La EM, Talbird SE, Brogan AJ, Davis AE. Budget-impact analysis of ibalizumab in the treatment of US Medicare beneficiaries with multidrug-resistant HIV-1 infection. Poster presented at the 2020 ISPOR Virtual Conference; May 2020. [abstract] Value Health. 2020 May 1; 23(Suppl 1):S174. doi: 10.1016/j.jval.2020.04.371.

OBJECTIVES: This study evaluates the budgetary impact of adding ibalizumab, a recently approved, long-acting post-attachment HIV-1 inhibitor to a United States (US) Medicare health plan for the treatment of multidrug-resistant (MDR) HIV-1 infection.

METHODS: A budget-impact model with an underlying Markov structure was developed to estimate the economic impact of including ibalizumab on a hypothetical Medicare plan with 1 million members. The model compares antiretroviral drug costs and HIV management costs over a 3-year period for two scenarios: with and without ibalizumab included on the formulary as an add-on to optimized background therapy. Model inputs were based on ibalizumab clinical trial data, market uptake projections (5%, 10%, 15%), and published literature, with costs in 2019 US dollars. The model estimates the number of treatment-eligible beneficiaries with MDR HIV-1 infection, total annual and per-member per-month (PMPM) costs for each scenario, and the incremental budget impact. Key input parameters were tested in scenario analyses.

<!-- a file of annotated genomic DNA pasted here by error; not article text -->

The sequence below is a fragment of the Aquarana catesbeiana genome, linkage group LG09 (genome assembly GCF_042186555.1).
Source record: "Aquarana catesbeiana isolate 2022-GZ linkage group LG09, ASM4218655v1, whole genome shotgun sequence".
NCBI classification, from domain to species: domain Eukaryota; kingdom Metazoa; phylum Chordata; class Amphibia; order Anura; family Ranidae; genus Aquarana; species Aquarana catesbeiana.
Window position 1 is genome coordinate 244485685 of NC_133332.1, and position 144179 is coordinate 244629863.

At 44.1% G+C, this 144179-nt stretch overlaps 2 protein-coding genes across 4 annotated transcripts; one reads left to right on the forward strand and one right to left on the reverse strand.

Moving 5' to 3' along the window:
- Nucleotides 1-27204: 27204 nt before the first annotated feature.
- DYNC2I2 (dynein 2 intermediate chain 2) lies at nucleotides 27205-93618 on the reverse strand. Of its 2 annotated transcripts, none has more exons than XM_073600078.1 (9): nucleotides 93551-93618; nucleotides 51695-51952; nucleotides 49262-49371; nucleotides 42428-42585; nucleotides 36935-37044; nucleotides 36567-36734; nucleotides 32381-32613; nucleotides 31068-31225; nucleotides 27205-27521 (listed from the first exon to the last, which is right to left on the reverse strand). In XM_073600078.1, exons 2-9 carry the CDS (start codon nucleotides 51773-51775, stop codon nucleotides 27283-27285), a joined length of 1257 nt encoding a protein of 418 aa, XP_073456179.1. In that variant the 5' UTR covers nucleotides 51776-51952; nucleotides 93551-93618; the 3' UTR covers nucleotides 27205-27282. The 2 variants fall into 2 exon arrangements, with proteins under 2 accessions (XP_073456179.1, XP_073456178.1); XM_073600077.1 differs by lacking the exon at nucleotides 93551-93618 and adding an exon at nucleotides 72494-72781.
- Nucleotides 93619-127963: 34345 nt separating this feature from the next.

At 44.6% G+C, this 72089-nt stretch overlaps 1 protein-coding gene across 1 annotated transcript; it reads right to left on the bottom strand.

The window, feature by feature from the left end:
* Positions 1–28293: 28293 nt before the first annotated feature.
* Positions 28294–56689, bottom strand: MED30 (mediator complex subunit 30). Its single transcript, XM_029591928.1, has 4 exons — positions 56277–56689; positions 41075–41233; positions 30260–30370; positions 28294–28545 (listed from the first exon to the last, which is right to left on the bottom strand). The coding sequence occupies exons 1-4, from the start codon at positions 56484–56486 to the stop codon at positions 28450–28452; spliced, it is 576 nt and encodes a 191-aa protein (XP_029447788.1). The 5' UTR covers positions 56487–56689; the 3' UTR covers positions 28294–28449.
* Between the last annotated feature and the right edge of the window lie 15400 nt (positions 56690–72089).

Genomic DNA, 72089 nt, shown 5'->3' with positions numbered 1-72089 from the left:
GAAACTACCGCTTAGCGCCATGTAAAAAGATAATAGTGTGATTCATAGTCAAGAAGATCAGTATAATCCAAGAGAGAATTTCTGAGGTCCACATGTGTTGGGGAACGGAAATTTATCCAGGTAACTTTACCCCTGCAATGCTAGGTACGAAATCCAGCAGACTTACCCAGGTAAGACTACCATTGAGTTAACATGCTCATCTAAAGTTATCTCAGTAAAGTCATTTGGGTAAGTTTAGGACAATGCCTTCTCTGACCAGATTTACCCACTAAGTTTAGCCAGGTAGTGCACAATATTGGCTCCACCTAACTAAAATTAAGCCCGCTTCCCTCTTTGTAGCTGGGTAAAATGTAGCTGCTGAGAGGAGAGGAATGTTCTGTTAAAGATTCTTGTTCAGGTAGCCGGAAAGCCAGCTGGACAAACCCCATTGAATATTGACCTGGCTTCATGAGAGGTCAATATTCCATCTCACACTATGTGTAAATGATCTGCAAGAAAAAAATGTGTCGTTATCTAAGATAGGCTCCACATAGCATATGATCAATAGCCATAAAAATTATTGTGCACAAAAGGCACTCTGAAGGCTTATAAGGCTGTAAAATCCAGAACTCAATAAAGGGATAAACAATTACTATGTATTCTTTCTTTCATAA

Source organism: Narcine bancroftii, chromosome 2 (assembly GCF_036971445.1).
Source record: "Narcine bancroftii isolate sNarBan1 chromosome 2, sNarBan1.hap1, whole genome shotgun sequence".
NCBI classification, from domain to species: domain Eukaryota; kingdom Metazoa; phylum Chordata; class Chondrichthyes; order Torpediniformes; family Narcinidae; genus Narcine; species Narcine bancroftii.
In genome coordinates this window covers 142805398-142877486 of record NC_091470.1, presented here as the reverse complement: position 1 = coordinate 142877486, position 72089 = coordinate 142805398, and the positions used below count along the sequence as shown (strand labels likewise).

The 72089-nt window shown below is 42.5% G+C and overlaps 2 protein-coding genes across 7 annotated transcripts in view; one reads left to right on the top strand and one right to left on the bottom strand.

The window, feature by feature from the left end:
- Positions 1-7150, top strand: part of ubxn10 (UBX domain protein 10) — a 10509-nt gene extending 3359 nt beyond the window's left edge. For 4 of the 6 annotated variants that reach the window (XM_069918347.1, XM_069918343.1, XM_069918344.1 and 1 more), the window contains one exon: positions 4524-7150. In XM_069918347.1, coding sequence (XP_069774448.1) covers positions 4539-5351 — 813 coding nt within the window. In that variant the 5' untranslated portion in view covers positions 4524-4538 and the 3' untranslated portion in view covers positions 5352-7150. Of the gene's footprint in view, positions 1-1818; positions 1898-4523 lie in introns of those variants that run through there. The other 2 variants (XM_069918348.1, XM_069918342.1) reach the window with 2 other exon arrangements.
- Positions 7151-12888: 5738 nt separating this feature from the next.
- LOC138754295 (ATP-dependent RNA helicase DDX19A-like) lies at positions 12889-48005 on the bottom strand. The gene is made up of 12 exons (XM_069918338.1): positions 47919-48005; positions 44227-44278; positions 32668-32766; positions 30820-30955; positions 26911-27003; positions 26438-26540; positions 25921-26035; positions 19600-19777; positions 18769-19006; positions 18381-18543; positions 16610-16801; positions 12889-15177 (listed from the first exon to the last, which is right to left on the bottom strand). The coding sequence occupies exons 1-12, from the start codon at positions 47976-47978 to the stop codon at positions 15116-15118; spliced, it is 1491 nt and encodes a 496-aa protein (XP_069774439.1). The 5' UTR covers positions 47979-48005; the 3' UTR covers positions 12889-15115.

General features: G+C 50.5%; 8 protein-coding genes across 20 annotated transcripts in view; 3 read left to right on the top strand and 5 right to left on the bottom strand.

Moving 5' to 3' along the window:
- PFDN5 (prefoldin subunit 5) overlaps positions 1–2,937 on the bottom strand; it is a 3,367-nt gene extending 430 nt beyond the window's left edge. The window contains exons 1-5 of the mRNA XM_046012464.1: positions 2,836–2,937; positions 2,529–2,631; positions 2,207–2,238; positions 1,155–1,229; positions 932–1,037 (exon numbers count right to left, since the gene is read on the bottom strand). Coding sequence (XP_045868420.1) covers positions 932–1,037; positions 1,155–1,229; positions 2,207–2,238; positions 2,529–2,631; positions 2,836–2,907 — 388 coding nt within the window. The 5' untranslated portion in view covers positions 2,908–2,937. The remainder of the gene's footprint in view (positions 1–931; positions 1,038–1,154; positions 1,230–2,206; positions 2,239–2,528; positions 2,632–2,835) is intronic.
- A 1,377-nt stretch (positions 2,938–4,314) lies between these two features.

In year 1, approximately 62.6 Medicare beneficiaries with MDR HIV-1 are expected to be treated with antiretroviral therapy. Adding ibalizumab to the formulary is expected to result in an annual budget impact of $252,561 ($0.021 PMPM) in year 1, $447,839 ($0.037 PMPM) in year 2, and $651,349 ($0.054 PMPM) in year 3. Scenario analyses indicated that results are most sensitive to ibalizumab uptake projections, although results are also affected by alternate assumptions related to treatment failure and ibalizumab discontinuation rates.

CONCLUSIONS: Including ibalizumab on a US Medicare health plan is expected to result in a relatively low budget impact that remains low over a 3-year time period and across a range of scenario analyses. Because Medicare beneficiaries with MDR HIV-1 infection have limited treatment options remaining, including ibalizumab on formulary may help to improve health outcomes without increasing costs substantially.

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